Nurturing the Resilient Spirit: Ways to support Mental Wellness During the COVID-19 Quarantine

Summary:    The COVID-19 Pandemic is an unprecedented event that requires a rift in the societal fabric in order to stop its spread.  This forced isolation, along with the threats on financial and health security, can create pressures on those already with a history of depression and anxiety and lead to challenges in those that don’t.

Here are seven tips to nurture your mental wellness and create resilience during this uncertain time of social distancing.  Not only will these strategies help you to maintain some normalcy through these times, they just might help you excel.


The COVID-19 pandemic has been responsible for widespread upheaval.  Literally overnight, we have been asked to change our behaviors, stay at home other than essential trips out, and wait for this pandemic to pass.  Trips, social events, religious gatherings, and restaurants have been canceled or closed.  We have been asked to work from home and hold teleconferences instead of physical meetings.  For many of us, these are the very ways that we define our social and support network.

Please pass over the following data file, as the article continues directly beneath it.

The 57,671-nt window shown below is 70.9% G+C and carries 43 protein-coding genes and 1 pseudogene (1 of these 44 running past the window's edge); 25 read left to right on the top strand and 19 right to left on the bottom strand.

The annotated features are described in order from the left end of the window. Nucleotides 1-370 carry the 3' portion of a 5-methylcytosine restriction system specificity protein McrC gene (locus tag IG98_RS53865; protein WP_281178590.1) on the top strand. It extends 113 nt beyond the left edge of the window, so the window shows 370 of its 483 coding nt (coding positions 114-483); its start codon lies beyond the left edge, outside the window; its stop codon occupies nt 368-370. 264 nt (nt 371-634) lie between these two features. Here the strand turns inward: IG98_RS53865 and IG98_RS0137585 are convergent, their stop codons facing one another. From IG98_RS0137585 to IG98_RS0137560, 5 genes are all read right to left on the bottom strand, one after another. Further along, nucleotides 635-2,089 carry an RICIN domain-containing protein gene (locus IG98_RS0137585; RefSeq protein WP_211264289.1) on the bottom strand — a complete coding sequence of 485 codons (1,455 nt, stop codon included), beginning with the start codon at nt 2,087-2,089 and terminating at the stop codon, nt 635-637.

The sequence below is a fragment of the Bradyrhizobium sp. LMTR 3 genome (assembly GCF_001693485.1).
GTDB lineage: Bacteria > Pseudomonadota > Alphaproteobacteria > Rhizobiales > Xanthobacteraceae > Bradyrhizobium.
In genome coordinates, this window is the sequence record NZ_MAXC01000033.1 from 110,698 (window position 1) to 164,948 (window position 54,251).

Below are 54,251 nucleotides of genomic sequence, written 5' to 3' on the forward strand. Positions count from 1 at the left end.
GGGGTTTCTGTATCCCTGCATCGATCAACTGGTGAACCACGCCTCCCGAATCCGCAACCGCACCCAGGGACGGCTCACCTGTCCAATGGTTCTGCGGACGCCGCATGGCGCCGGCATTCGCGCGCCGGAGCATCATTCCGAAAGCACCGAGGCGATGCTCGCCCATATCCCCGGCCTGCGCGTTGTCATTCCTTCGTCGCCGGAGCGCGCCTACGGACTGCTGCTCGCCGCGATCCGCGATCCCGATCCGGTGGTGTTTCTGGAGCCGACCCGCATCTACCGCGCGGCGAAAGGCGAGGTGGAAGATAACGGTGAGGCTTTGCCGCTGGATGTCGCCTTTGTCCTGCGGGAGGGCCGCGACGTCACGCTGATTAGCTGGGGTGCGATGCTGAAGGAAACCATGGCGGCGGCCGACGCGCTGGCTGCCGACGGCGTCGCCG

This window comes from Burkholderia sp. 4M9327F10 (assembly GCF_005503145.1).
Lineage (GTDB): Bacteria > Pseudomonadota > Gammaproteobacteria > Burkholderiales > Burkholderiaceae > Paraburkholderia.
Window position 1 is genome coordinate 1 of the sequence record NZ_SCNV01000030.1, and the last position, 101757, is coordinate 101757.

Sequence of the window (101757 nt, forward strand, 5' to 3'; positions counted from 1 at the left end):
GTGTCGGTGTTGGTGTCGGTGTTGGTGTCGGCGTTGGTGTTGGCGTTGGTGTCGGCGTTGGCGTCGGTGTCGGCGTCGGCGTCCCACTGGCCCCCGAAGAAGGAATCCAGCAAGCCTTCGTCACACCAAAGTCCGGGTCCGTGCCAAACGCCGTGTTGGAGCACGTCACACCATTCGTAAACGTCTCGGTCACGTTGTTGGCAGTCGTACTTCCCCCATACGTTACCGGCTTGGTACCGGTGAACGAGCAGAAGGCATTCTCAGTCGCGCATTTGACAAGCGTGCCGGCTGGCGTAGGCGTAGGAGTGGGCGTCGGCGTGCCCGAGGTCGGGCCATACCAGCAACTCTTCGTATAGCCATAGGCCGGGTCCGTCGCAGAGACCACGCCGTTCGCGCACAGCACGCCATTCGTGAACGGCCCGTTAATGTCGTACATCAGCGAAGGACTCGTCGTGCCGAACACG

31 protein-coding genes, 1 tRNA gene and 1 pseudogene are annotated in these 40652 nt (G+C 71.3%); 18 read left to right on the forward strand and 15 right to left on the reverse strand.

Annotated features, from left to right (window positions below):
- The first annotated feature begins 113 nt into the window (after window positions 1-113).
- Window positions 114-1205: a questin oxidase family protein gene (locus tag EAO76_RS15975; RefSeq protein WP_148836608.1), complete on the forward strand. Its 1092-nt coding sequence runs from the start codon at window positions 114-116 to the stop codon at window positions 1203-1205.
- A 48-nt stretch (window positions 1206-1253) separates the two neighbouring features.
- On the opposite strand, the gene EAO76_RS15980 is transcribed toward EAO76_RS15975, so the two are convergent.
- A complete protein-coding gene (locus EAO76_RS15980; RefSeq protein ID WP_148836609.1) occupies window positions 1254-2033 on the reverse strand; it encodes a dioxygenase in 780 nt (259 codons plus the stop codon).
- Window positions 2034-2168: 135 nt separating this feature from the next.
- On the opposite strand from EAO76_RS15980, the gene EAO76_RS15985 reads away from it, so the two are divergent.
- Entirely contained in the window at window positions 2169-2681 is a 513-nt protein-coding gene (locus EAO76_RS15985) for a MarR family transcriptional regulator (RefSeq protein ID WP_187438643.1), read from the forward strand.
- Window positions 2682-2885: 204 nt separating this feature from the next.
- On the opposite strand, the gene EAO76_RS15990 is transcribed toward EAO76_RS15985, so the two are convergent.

Constant reporting of new case numbers and new virus-related deaths has been both emotionally distressing and overwhelming throughout the world. When paired with shelter-in-place orders and the inevitable time spent confined at home, this unprecedented global event has placed tremendous stress on some of the population’s most vulnerable. Current events are making it harder for everyone to protect and promote mental health. Absent of key resources and often unable to receive the same support and social engagement that’s typical of their daily lives, those with diagnosed and chronic mental health issues are finding themselves in an increasingly dangerous space. The good news is that even in times like these, there are still multiple ways to create the conditions for resilient mental health.


Who’s At Greatest Risk Of Experiencing Mental Health Issues During The COVID-19 Pandemic?

Right now and for the foreseeable future, everyone is at risk of experiencing deep depression, anxiety, and stress. So much of what’s going on in the world is impossible for people to control. This sense of helplessness invariably fosters feelings of hopelessness, even in many who have formerly enjoyed consistently good mental health, general mood balance, and overall high life qualities.